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Bush Tax Cut Expiration: What It Means for Physicians


The end of the Bush-era tax cuts is likely on the horizon. Here's what it means for physicians and how they can begin preparing today.

With President Barack Obama's re-election, there is now no doubt that the Bush Tax Cuts will expire as of January 1, 2013.

Why is there a sunset clause in President Bush’s tax cuts?

In 2001 and 2003, Congress passed, and President George W. Bush signed into law, significant tax reductions for nearly all taxpayers. These cuts included marginal rate reductions, the introduction of a new 10 percent tax bracket, an expansion of the child tax credit, and a variety of other provisions. Both bills were passed using a Senate procedure known as "reconciliation" - a tactic that lowers the threshold for cloture to a simple majority of Senators (as opposed to a 60-vote supermajority.)

This procedure, under the Congressional Budget Act, is not allowed for any bill which affects budget deficits beyond a 10-year window, so these tax cuts included a "sunset" provision which caused them to automatically expire at the end of 2010, in order to bypass that requirement.

The sunset of the Bush tax cuts were extended by President Obama twice to the end of 2012, largely because the economy was in the tank and could not take another tax hit.

What does this mean for physicians?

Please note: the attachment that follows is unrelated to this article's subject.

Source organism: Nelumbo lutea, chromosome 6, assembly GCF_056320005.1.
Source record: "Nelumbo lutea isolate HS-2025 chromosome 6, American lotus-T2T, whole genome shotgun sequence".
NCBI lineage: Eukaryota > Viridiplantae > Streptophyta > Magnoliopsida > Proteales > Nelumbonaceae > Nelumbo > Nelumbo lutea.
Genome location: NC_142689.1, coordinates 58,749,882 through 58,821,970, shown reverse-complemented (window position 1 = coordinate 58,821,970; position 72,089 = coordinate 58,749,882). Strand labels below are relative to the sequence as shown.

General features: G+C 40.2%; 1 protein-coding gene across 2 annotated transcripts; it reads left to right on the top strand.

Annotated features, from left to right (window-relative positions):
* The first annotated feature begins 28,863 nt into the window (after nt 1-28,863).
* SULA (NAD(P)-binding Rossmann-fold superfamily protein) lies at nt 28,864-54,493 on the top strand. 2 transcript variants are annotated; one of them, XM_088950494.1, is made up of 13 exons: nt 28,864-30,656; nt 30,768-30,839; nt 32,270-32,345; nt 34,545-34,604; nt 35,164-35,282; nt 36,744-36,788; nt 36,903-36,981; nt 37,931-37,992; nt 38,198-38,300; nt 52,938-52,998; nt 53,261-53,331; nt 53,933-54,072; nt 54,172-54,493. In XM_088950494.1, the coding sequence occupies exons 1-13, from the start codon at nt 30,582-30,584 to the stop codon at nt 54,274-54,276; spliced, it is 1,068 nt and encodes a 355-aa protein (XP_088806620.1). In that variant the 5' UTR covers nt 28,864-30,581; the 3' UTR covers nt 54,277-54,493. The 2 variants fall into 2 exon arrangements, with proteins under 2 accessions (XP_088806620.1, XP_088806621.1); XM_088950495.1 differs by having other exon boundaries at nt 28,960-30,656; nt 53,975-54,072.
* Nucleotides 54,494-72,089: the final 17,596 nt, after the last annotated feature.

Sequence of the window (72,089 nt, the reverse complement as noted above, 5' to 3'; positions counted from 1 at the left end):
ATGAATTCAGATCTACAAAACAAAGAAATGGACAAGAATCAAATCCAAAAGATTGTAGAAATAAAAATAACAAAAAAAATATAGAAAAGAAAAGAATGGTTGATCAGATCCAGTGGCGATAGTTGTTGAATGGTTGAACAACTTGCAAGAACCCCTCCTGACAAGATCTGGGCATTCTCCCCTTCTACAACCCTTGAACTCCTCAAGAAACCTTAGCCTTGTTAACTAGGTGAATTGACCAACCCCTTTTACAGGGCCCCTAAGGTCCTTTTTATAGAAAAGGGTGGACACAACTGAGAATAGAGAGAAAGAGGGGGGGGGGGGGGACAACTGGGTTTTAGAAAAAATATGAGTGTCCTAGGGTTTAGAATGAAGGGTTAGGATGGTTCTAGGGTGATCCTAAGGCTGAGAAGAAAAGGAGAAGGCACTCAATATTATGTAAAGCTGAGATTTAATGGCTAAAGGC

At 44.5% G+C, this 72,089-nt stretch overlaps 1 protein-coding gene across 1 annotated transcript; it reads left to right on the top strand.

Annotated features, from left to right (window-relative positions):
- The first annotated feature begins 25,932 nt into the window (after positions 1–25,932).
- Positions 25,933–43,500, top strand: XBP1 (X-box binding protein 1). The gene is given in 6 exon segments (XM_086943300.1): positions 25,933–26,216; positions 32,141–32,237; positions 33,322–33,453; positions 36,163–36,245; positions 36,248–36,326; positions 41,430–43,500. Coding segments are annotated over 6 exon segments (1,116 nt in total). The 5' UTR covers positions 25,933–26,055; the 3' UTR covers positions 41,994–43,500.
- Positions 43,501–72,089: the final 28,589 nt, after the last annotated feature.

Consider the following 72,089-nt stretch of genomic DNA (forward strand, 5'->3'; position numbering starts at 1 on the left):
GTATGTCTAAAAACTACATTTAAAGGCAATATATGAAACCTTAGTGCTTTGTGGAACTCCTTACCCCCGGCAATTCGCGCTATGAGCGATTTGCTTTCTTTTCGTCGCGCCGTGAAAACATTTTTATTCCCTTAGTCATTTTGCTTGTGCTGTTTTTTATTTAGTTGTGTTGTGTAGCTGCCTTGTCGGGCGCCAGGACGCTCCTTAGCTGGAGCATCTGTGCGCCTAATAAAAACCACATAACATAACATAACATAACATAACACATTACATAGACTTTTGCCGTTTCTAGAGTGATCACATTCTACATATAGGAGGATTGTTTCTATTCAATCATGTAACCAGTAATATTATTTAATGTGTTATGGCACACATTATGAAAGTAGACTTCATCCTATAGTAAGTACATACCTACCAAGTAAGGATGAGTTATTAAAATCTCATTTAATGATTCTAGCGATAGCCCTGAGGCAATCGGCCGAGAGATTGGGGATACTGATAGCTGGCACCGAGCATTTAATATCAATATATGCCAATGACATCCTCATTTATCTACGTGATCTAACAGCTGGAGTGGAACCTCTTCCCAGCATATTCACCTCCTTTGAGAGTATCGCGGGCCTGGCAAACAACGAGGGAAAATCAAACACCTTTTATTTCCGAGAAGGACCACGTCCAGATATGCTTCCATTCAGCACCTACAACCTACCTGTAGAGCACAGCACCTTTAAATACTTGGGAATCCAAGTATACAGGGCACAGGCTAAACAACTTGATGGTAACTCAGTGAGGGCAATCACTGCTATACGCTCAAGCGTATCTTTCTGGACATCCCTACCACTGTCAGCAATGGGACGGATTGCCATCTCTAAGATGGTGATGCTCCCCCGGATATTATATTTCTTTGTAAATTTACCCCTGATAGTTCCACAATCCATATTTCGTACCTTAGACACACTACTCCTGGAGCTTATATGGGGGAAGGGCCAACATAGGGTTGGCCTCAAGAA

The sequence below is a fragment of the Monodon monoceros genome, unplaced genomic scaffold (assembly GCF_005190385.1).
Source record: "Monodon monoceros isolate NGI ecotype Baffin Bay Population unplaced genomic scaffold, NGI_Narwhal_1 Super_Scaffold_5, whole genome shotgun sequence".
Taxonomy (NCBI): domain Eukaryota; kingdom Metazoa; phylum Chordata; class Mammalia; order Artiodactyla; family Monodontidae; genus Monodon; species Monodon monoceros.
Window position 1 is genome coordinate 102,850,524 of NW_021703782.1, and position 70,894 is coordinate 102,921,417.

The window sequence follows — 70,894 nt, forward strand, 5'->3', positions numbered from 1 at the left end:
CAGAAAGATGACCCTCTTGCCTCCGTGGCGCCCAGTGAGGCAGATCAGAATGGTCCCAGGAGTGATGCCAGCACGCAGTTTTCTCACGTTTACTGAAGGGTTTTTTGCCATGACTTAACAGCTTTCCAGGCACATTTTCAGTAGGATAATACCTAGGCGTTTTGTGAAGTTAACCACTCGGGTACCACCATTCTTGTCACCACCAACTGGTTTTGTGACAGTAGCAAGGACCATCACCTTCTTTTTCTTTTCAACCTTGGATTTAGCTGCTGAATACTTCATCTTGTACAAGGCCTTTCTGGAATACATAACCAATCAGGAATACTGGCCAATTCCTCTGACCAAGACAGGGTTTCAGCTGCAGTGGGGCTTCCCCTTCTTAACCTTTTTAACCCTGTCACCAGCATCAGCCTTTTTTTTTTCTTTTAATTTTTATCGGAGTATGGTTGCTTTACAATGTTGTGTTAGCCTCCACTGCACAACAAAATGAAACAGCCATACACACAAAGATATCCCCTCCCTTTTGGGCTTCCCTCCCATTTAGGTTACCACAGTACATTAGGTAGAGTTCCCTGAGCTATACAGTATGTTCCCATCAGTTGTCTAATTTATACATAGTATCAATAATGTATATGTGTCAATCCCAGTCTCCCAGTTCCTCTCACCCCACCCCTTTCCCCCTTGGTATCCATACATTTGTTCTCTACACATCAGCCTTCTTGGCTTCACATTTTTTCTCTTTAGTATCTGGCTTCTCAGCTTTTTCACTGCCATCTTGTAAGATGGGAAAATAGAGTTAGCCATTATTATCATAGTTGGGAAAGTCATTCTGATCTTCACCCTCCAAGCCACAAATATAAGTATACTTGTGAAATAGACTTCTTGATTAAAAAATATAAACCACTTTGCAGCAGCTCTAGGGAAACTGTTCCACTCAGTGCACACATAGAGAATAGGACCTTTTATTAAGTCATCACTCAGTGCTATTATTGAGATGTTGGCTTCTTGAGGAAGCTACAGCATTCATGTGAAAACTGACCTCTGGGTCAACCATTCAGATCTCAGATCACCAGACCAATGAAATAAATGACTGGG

The majority of physicians are married, high-income earners with investment assets. They will be hit particularly hard by this expiration. In particular:

• The 28 percent rate will go up to 31 percent.

• The 33 percent rate will go up to 36 percent.

• The 35 percent rate will go up to 39.5 percent.

• The tax rate for long-term capital gains will go back up to 20 percent.

• There will no longer be a “qualified dividend” category; the tax rate on all dividend incomes will be back up to the filer’s marginal tax rate.

Does President Obama have any alternative proposal?

Yes he does. To keep a long story short, his budget proposal is to keep the tax cuts for those earning less than $250,000 and let the tax cuts expire for those making $250,000 and more. Many doctors are making more than $250,000, so there will be no relief from the president's plan.

What can doctors do to limit the tax hit?

1. Explore the option of using a defined benefit plan to create a substantially larger tax deduction.

2. Explore the option of low-cost, non-commission variable annuities to shelter capital gains and investment incomes from taxation.

3. Use tax-efficient investment vehicles like low-turn over index funds to minimize capital gain realization.

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